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ONE too many gin and tonics this holiday season can do much more damage than leave you with the hangover from hell.
A drinking binge can set off a common condition known as "holiday heart" an irregular heartbeat in otherwise healthy, and often young, adults.
Alcohol acts as toxin that interferes with the heart's rhythm, explains Dr. Ira Nash, an associate professor of medicine at Mount Sinai School of Medicine.
"Holiday heart is not seen in someone who typically has a couple of drinks and gets tipsy," says Nash. "It's seen more commonly with binge drinking basically, going above and beyond what your norm is."
Dr. Richard Hayes, a cardiologist at NYU Medical Center, adds, "The majority of the time, you see young guys from Wall Street who come into the emergency room. They're lightheaded and their hearts are racing. They feel like they're not getting enough oxygen."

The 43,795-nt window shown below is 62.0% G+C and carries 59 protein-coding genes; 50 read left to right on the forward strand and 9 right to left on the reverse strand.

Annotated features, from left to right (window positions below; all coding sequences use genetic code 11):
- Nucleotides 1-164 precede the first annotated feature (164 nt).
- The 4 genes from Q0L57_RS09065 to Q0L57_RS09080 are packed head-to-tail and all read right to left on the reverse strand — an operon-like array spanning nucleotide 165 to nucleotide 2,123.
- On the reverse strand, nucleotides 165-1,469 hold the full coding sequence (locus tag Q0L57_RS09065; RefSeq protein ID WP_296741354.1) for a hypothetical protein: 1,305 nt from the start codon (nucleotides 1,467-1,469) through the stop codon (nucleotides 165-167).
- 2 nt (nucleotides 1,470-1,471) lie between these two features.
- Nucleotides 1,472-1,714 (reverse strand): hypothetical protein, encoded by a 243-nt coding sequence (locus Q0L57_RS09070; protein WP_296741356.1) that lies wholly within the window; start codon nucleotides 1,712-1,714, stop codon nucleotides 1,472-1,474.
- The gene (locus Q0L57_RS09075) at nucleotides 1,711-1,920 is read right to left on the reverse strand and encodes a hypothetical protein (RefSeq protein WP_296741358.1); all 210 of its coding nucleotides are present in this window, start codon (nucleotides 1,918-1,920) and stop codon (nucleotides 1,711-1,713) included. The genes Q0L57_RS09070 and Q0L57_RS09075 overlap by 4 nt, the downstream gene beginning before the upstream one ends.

Although it feels like a heart attack, this scary condition is seldom life-threatening. What's more, it's temporary the heart usually goes back to its normal rhythm within 24 hours and is easily treated.
If needed, drugs are given intravenously to either slow the rapid heart rate or regulate the heartbeat if it's erratic, and then the patient is monitored overnight, which is one heck of a way to spend a holiday.
"Most of the time, things go back to normal in 24 hours, but not everyone wants to spent the night in the hospital," says Hayes.
The key to keeping your ticker in tempo: Know your limit, and no more than one drink per hour.
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